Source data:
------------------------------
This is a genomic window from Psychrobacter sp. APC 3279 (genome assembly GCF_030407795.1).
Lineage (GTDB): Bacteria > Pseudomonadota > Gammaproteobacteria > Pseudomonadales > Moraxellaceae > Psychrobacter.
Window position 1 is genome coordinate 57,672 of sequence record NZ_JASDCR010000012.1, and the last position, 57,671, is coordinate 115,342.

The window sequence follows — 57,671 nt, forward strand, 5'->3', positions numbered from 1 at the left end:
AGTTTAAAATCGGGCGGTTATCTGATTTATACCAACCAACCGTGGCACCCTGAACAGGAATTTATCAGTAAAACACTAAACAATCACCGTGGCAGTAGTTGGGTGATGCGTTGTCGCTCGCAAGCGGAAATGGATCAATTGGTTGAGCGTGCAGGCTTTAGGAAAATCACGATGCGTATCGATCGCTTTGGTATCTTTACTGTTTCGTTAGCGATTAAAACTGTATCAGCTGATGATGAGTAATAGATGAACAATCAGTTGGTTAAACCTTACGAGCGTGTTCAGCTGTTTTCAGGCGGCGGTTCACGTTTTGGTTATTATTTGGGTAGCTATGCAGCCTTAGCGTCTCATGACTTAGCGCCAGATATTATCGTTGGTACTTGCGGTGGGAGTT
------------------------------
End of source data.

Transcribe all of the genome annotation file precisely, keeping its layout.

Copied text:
This is a genomic window from Psychrobacter sp. APC 3279 (genome assembly GCF_030407795.1).
Lineage (GTDB): Bacteria > Pseudomonadota > Gammaproteobacteria > Pseudomonadales > Moraxellaceae > Psychrobacter.
Window position 1 is genome coordinate 57,672 of sequence record NZ_JASDCR010000012.1, and the last position, 57,671, is coordinate 115,342.

The window sequence follows — 57,671 nt, forward strand, 5'->3', positions numbered from 1 at the left end:
AGTTTAAAATCGGGCGGTTATCTGATTTATACCAACCAACCGTGGCACCCTGAACAGGAATTTATCAGTAAAACACTAAACAATCACCGTGGCAGTAGTTGGGTGATGCGTTGTCGCTCGCAAGCGGAAATGGATCAATTGGTTGAGCGTGCAGGCTTTAGGAAAATCACGATGCGTATCGATCGCTTTGGTATCTTTACTGTTTCGTTAGCGATTAAAACTGTATCAGCTGATGATGAGTAATAGATGAACAATCAGTTGGTTAAACCTTACGAGCGTGTTCAGCTGTTTTCAGGCGGCGGTTCACGTTTTGGTTATTATTTGGGTAGCTATGCAGCCTTAGCGTCTCATGACTTAGCGCCAGATATTATCGTTGGTACTTGCGGTGGGAGTT